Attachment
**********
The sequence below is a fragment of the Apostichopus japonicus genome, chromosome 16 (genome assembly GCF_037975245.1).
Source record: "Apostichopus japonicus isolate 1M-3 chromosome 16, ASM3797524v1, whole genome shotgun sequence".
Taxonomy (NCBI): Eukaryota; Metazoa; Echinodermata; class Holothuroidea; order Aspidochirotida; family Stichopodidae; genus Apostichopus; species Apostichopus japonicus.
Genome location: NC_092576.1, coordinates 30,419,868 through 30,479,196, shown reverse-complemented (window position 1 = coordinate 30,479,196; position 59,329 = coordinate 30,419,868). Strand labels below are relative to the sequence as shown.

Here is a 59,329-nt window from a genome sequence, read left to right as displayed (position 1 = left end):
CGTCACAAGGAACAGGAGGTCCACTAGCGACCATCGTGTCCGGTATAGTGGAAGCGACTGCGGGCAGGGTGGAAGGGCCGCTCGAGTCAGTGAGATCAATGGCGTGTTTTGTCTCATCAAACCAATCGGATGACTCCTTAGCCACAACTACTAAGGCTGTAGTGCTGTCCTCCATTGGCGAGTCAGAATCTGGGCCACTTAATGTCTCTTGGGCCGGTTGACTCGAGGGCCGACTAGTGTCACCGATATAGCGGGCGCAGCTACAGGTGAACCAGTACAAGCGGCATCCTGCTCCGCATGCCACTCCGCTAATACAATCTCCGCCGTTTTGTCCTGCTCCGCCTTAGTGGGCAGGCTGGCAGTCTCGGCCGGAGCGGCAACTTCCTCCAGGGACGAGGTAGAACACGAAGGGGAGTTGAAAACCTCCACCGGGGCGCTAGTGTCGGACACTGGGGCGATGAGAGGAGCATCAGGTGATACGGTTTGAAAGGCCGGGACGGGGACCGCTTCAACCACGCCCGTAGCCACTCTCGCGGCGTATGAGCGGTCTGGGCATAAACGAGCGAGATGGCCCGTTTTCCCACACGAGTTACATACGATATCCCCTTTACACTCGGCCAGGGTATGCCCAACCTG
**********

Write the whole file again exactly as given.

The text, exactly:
The sequence below is a fragment of the Apostichopus japonicus genome, chromosome 16 (genome assembly GCF_037975245.1).
Source record: "Apostichopus japonicus isolate 1M-3 chromosome 16, ASM3797524v1, whole genome shotgun sequence".
Taxonomy (NCBI): Eukaryota; Metazoa; Echinodermata; class Holothuroidea; order Aspidochirotida; family Stichopodidae; genus Apostichopus; species Apostichopus japonicus.
Genome location: NC_092576.1, coordinates 30,419,868 through 30,479,196, shown reverse-complemented (window position 1 = coordinate 30,479,196; position 59,329 = coordinate 30,419,868). Strand labels below are relative to the sequence as shown.

Here is a 59,329-nt window from a genome sequence, read left to right as displayed (position 1 = left end):
CGTCACAAGGAACAGGAGGTCCACTAGCGACCATCGTGTCCGGTATAGTGGAAGCGACTGCGGGCAGGGTGGAAGGGCCGCTCGAGTCAGTGAGATCAATGGCGTGTTTTGTCTCATCAAACCAATCGGATGACTCCTTAGCCACAACTACTAAGGCTGTAGTGCTGTCCTCCATTGGCGAGTCAGAATCTGGGCCACTTAATGTCTCTTGGGCCGGTTGACTCGAGGGCCGACTAGTGTCACCGATATAGCGGGCGCAGCTACAGGTGAACCAGTACAAGCGGCATCCTGCTCCGCATGCCACTCCGCTAATACAATCTCCGCCGTTTTGTCCTGCTCCGCCTTAGTGGGCAGGCTGGCAGTCTCGGCCGGAGCGGCAACTTCCTCCAGGGACGAGGTAGAACACGAAGGGGAGTTGAAAACCTCCACCGGGGCGCTAGTGTCGGACACTGGGGCGATGAGAGGAGCATCAGGTGATACGGTTTGAAAGGCCGGGACGGGGACCGCTTCAACCACGCCCGTAGCCACTCTCGCGGCGTATGAGCGGTCTGGGCATAAACGAGCGAGATGGCCCGTTTTCCCACACGAGTTACATACGATATCCCCTTTACACTCGGCCAGGGTATGCCCAACCTG